GRADE-ADOLOPMENT Process to Develop 24-Hour Movement Behavior Recommendations and Physical Activity Guidelines for the Under 5s in the United Kingdom, 2019

in Journal of Physical Activity and Health
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Background: This article summarizes the approach taken to develop UK Chief Medical Officers’ physical activity guidelines for the Under 5s, 2019. Methods: The Grading of Recommendations Assessment, Development and Evaluation (GRADE)-Adaptation, Adoption, De Novo Development (ADOLOPMENT) approach was used, based on the guidelines from Canada and Australia, with evidence updated to February 2018. Recommendations were based on the associations between (1) time spent in sleep, sedentary time, physical activity, and 10 health outcomes and (2) time spent in physical activity and sedentary behavior on sleep outcomes (duration and latency). Results: For many outcomes, more time spent in physical activity and sleep (up to a point) was beneficial, as was less time spent in sedentary behavior. The authors present, for the first time, evidence in GRADE format on behavior type–outcome associations for infants, toddlers, and preschoolers. Stakeholders supported all recommendations, but recommendations on sleep and screen time were not accepted by the Chief Medical Officers; UK guidelines will refer only to physical activity. Conclusions: This is the first European use of GRADE-ADOLOPMENT to develop physical activity guidelines. The process is robust, rapid, and inexpensive, but the UK experience illustrates a number of challenges that should help development of physical activity guidelines in future.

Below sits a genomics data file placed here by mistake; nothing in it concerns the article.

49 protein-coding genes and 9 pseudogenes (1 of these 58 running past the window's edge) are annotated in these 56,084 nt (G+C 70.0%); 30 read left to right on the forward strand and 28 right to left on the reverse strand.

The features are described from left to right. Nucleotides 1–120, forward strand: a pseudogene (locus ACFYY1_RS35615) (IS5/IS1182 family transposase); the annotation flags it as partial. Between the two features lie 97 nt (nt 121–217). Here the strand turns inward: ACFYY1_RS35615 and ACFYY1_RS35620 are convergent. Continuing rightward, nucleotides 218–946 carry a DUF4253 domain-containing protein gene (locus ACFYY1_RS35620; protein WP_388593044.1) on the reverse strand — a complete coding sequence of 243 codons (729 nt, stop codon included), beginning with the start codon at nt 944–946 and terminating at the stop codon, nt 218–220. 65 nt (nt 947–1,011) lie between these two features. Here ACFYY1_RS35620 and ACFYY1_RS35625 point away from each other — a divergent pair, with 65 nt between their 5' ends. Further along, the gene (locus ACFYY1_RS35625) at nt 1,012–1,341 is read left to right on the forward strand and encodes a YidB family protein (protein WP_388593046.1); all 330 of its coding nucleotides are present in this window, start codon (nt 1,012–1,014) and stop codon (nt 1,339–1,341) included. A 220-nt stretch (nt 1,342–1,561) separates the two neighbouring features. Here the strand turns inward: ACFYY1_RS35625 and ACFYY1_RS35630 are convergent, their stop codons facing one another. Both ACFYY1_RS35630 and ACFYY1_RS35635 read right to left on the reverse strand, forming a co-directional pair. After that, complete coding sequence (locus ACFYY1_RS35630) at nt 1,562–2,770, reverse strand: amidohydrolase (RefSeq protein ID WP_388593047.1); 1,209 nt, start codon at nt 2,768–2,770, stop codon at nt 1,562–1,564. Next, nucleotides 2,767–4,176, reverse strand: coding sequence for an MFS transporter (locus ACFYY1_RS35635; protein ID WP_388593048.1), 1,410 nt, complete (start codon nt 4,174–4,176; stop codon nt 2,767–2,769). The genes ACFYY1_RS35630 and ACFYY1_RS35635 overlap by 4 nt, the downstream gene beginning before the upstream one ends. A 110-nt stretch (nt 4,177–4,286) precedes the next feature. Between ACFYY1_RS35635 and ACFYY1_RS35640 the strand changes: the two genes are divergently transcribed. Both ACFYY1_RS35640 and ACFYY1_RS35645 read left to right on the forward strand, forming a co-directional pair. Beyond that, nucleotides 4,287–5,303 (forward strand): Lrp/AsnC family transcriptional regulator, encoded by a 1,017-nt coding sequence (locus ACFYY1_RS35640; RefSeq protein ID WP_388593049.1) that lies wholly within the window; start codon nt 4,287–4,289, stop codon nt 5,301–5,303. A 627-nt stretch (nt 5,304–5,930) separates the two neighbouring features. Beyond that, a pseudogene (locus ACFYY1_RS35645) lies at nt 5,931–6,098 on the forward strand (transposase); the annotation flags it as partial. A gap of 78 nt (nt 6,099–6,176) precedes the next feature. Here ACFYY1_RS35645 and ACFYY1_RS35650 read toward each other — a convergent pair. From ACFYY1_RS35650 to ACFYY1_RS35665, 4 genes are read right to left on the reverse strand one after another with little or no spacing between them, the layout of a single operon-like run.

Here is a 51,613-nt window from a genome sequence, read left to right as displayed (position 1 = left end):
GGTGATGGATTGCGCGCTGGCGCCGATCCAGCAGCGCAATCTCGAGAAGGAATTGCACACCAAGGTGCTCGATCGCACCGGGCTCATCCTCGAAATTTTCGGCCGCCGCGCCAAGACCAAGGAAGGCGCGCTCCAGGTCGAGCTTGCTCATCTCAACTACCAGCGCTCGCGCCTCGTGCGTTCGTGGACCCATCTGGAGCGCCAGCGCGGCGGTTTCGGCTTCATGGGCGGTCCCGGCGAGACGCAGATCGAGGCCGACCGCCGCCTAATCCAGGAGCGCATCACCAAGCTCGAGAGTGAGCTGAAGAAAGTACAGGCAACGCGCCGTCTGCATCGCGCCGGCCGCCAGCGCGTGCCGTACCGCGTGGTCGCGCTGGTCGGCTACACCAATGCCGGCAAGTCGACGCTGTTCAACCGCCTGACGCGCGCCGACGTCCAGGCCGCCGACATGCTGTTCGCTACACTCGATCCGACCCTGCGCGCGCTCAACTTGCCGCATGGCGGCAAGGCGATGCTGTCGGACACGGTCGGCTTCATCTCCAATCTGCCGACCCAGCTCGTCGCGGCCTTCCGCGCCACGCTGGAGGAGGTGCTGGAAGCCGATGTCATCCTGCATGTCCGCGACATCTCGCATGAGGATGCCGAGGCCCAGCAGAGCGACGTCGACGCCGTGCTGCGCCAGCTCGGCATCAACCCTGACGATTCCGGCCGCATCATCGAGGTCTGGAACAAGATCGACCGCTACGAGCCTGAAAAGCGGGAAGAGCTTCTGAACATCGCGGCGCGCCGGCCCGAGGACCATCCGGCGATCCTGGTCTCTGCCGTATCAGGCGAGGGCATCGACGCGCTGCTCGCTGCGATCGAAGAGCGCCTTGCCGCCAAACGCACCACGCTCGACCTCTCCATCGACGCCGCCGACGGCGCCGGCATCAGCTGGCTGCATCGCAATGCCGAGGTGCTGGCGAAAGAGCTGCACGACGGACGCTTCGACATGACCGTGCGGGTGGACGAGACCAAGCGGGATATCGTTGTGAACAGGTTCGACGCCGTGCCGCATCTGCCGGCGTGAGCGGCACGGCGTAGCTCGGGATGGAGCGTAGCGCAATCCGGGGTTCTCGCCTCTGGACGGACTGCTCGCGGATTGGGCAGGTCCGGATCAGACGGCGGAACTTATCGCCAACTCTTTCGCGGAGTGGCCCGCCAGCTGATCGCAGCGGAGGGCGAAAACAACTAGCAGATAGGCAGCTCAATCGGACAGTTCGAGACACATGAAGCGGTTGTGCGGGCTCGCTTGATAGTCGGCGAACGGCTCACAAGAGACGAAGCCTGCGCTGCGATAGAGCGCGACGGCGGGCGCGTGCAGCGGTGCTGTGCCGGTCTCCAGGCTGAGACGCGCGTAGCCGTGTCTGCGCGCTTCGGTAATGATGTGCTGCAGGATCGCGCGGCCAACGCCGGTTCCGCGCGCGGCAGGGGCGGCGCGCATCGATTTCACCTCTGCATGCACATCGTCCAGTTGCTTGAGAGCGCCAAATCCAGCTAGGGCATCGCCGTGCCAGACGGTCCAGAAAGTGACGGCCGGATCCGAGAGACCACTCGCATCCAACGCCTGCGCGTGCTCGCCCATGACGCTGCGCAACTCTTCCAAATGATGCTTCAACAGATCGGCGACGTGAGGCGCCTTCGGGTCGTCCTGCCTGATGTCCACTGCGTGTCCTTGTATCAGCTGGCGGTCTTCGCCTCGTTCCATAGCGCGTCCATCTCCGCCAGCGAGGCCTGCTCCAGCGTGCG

Reilly, Hughes, and Janssen are with Physical Activity and Health Group, School of Psychological Sciences and Health, University of Strathclyde, Glasgow, United Kingdom. Martin is with MRC/CSO Social and Public Health Sciences Unit, Institute of Health and Wellbeing, University of Glasgow, Glasgow, United Kingdom. Hesketh is with the Great Ormond Street Institute of Child Health, University College London, London, United Kingdom. Livingstone is with the Department of Media and Communications, The London School of Economics and Political Science, London, United Kingdom. Hill is with the Division of Clinical Experimental Sciences, Faculty of Medicine, University of Southampton, Southampton, United Kingdom. Kipping is with Bristol Medical School, University of Bristol, Bristol, United Kingdom. Draper is with South African MRC Developmental Pathways for Health Research Unit, University of the Witwatersrand, Johannesburg, South Africa; and Johannesburg Division of Exercise Science and Sports Medicine, University of Cape Town, Cape Town, South Africa. Okely is with Early Start, Faculty of Social Sciences, University of Wollongong, Wollongong, NSW, Australia.

Reilly (john.j.reilly@strath.ac.uk) is corresponding author.

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